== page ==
By Stacey Newman, Missouri State Representative
Damian was only 12 years old and loved playing basketball. Last week he was home alone in St. Louis with his nine year old brother and found a handgun. While they played with it, the gun discharged and Damian was shot and killed.
Damian is not alone. Mi-Kenzie, age 6, was shot and killed unintentionally by one of her siblings in St. Louis last month. Just like Damien, they found a gun and families were forever tragically altered.
As of March 17, just twelve weeks into 2017, there have been at least 55 incidents across the country where a child with access to a loaded gun shot themselves or someone else, or in some instances both.
Fifty five kids of all shapes and sizes. That’s an average of more than four children each week, just this year.
With all the talk of rampant gun violence, why is there no discussion in our legislatures of the dangers associated with reckless, irresponsible gun owners whose choice to carelessly store their guns leads to so many injuries and deaths – many of them children?
The three youngest victims were under the age of two, each shot by a young sibling.
Twenty nine of the shooters were under the age of thirteen; seven were toddlers. You read that correctly – seven toddlers who pulled the trigger of a gun, killing or injuring themselves, another child or even an adult. In 2015, Missouri gained national attention by being number one in the country in toddler shootings with an all-time record of five incidents. Little kids barely able to walk were finding guns, usually in their homes and with their innate curiosity, most certainly had the strength to shoot them.
Because of restrictions pushed by the corporate gun lobby, no research or even data collection of child firearm injuries or deaths is done at the federal government. If there’s no concrete data, it can’t be a problem, right?
This is why my partner, Beth Joslin Roth of the Safe Tennessee Project, and I launched the Children’s Firearm Safety Alliance (CFSA) last fall at the Institute for Public Health at Washington University. We track daily unintentional shootings of kids by kids under the age of 18 and work closely with the medical community, public health officials, lawmakers, and prosecutors not only in our own states of Missouri and Tennessee, but nationwide.
CFSA also promotes child access prevention (CAP) laws by working closely with legislators in numerous states who sponsor bills mandating safe storage of firearms and holding adults criminally responsible if a child finds gun and shoots someone. I have sponsored CAP bills in Missouri myself the past few years, including HB362 in 2017, written by prosecutors, which would alter Missouri’s child endangerment law to include firearms. Sadly, Missouri is just one of 26 states which do not hold adults liable if a child unintentionally shoots themselves or someone, leaving it up to local prosecutors to find other means to charge adults, if at all. So far, the leadership in the legislature has failed to even schedule a public hearing for any CAP bill, the first step in advancing a proposal.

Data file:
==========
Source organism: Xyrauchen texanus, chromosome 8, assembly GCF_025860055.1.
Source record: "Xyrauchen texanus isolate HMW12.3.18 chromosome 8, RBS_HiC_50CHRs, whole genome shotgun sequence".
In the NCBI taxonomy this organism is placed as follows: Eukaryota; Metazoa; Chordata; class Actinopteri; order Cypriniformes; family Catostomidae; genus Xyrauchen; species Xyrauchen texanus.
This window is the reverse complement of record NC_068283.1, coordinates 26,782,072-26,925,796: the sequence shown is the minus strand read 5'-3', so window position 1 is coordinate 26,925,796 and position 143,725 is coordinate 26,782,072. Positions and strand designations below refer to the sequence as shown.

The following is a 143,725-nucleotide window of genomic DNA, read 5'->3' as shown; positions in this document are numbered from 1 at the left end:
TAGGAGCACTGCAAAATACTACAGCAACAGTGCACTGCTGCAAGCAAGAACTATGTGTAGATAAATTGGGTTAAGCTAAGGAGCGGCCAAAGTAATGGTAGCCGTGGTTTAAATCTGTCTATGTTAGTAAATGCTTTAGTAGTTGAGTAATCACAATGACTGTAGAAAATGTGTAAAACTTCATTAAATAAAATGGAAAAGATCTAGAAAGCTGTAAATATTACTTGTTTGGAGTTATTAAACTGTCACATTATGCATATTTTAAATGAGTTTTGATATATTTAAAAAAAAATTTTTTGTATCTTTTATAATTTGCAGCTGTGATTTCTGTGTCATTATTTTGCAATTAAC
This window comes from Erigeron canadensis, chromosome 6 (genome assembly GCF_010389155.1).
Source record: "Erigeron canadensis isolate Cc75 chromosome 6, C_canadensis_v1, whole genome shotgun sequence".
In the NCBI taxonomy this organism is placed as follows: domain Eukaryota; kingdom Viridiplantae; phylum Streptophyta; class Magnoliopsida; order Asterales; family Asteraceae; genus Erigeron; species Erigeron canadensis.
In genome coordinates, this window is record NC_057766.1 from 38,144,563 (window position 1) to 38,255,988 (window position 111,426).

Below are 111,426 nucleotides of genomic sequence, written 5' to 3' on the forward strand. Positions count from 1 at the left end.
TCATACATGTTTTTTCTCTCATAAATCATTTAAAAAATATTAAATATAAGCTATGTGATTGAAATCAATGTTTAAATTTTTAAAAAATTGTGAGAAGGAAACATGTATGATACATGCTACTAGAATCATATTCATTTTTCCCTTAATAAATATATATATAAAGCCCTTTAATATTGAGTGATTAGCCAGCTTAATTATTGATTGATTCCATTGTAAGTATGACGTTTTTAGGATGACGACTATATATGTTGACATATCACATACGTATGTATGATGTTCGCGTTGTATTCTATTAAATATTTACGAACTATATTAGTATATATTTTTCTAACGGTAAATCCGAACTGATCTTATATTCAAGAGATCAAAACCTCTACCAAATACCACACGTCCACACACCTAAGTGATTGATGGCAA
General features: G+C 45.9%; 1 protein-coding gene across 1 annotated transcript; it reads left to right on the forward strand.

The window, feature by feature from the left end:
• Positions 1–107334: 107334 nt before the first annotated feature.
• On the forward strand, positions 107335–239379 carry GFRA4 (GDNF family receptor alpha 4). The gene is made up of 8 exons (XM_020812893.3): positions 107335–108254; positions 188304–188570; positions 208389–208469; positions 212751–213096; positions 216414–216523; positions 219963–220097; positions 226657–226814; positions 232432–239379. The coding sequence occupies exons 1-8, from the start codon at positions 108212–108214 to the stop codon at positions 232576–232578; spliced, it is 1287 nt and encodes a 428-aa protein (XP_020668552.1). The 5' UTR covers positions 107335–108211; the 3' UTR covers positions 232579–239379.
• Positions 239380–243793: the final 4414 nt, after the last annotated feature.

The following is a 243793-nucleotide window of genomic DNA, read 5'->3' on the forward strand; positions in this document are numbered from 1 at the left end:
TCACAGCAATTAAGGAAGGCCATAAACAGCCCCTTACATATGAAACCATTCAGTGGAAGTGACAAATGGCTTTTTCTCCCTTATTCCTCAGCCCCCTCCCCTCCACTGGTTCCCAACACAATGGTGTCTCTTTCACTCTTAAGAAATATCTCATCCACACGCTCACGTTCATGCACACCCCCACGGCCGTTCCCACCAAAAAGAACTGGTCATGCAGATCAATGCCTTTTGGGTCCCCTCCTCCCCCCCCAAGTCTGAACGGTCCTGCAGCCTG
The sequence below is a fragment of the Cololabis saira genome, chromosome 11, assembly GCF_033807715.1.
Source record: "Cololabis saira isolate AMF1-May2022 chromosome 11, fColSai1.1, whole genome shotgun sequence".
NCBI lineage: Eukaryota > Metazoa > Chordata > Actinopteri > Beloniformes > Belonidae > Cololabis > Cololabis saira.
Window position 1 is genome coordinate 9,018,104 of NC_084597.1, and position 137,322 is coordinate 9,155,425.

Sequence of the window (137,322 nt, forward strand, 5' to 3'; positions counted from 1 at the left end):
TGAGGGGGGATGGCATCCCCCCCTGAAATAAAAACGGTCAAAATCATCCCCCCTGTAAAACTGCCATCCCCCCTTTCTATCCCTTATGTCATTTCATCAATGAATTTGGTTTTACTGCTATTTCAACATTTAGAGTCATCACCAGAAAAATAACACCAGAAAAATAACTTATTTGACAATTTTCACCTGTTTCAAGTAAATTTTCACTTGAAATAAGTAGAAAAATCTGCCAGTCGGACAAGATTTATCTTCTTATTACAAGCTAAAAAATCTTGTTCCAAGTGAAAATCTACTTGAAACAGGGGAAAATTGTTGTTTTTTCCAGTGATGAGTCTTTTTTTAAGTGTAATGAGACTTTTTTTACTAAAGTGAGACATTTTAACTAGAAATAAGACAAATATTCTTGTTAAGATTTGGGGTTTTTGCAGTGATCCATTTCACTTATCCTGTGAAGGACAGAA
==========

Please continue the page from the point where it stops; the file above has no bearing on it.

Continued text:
The medical community is enraged and frustrated that they are left with the responsibility of saving little kids who have been needlessly shot, which they often cannot do. Emergency room physicians and pediatric surgeons, particularly at our children’s hospitals, are too often tasked with the subhuman role of treating highly preventable severe gunshot injuries. As one physician who witnessed a recent incident told me, “My team tries really hard, but these senseless tragedies can be demoralizing.”
My partner Beth and I read every single media account of every unintentional child shooting that we can find, working closely with the Gun Violence Archive, a non-profit which tracks national daily gun violence incidents of all kinds. We research and collect data which is publicly available on our CFSA site, but often can’t get specific incidents out of our minds and hearts.
One, which particularly haunts me, is of a ten year old, home alone on a snow day, who found a shotgun and playfully loaded it. He tragically shot and killed himself, which the local prosecutor in West Virginia ultimately charged as a suicide. As you may have guessed, West Virginia is one of the states which does not currently hold adults criminally liable in a child shooting. I understand the shooting was traumatic for family members and his community, but I’m also certain it was not a suicide.
I’m very heartened by the dedicated work of the Gun Violence Initiative at the Institute for Public Health, which by partnering with the United Way, numerous community groups and law enforcement, is doing what they can to lower gun violence rates in St. Louis. I’m reminded of their recent Pediatric Firearm Injury and Safety symposium where a physician speaker said he prefers not to use the term “gun violence,” but rather “gun violence injuries.” He said they don’t see many of the “gun violence fatalities” because EMTs usually bypass emergency rooms and go straight to the local coroner with those. That was a chilling reminder.
I’m dismayed that even with national media attention on toddler and other unintentional child shootings in our own backyard, the Missouri legislature turns a blind eye. I worry about the emotional toll on our medical champions as our legislature silently stands by. We must hold adults accountable for their firearms and we must put kids at the forefront of addressing gun violence.
We cannot wait until one of our own loved ones becomes an unintentional child shooting statistic.
We cannot afford to lose one more child, regardless of zip code. We simply cannot.
This post is part of the March 2017 “Kids and Violence” series of the Institute for Public Health’s blog. Subscribe to email updates or follow us on Twitter and Facebook to receive notifications about our latest blog posts.Tags: gun violence, kids-violence, violence, youth